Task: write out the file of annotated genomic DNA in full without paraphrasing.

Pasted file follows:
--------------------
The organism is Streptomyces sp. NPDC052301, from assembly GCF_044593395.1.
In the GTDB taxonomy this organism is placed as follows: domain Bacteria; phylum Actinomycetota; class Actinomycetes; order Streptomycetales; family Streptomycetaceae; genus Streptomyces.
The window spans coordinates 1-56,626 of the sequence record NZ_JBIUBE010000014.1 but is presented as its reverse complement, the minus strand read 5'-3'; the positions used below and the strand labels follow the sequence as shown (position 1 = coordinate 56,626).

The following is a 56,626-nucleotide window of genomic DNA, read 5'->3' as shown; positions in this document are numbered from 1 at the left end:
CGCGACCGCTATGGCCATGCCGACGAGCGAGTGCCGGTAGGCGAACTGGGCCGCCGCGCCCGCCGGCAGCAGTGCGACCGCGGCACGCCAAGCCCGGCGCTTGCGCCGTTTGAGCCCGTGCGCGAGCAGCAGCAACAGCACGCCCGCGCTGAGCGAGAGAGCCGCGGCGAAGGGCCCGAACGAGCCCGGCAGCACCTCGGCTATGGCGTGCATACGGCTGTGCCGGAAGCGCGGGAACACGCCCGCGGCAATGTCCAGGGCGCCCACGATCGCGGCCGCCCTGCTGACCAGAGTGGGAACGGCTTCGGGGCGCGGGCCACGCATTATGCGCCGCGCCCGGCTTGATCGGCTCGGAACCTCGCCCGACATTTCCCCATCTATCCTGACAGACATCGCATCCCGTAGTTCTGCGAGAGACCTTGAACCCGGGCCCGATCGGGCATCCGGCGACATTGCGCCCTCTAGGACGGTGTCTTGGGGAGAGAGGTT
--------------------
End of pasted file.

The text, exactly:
The organism is Streptomyces sp. NPDC052301, from assembly GCF_044593395.1.
In the GTDB taxonomy this organism is placed as follows: domain Bacteria; phylum Actinomycetota; class Actinomycetes; order Streptomycetales; family Streptomycetaceae; genus Streptomyces.
The window spans coordinates 1-56,626 of the sequence record NZ_JBIUBE010000014.1 but is presented as its reverse complement, the minus strand read 5'-3'; the positions used below and the strand labels follow the sequence as shown (position 1 = coordinate 56,626).

The following is a 56,626-nucleotide window of genomic DNA, read 5'->3' as shown; positions in this document are numbered from 1 at the left end:
CGCGACCGCTATGGCCATGCCGACGAGCGAGTGCCGGTAGGCGAACTGGGCCGCCGCGCCCGCCGGCAGCAGTGCGACCGCGGCACGCCAAGCCCGGCGCTTGCGCCGTTTGAGCCCGTGCGCGAGCAGCAGCAACAGCACGCCCGCGCTGAGCGAGAGAGCCGCGGCGAAGGGCCCGAACGAGCCCGGCAGCACCTCGGCTATGGCGTGCATACGGCTGTGCCGGAAGCGCGGGAACACGCCCGCGGCAATGTCCAGGGCGCCCACGATCGCGGCCGCCCTGCTGACCAGAGTGGGAACGGCTTCGGGGCGCGGGCCACGCATTATGCGCCGCGCCCGGCTTGATCGGCTCGGAACCTCGCCCGACATTTCCCCATCTATCCTGACAGACATCGCATCCCGTAGTTCTGCGAGAGACCTTGAACCCGGGCCCGATCGGGCATCCGGCGACATTGCGCCCTCTAGGACGGTGTCTTGGGGAGAGAGGTT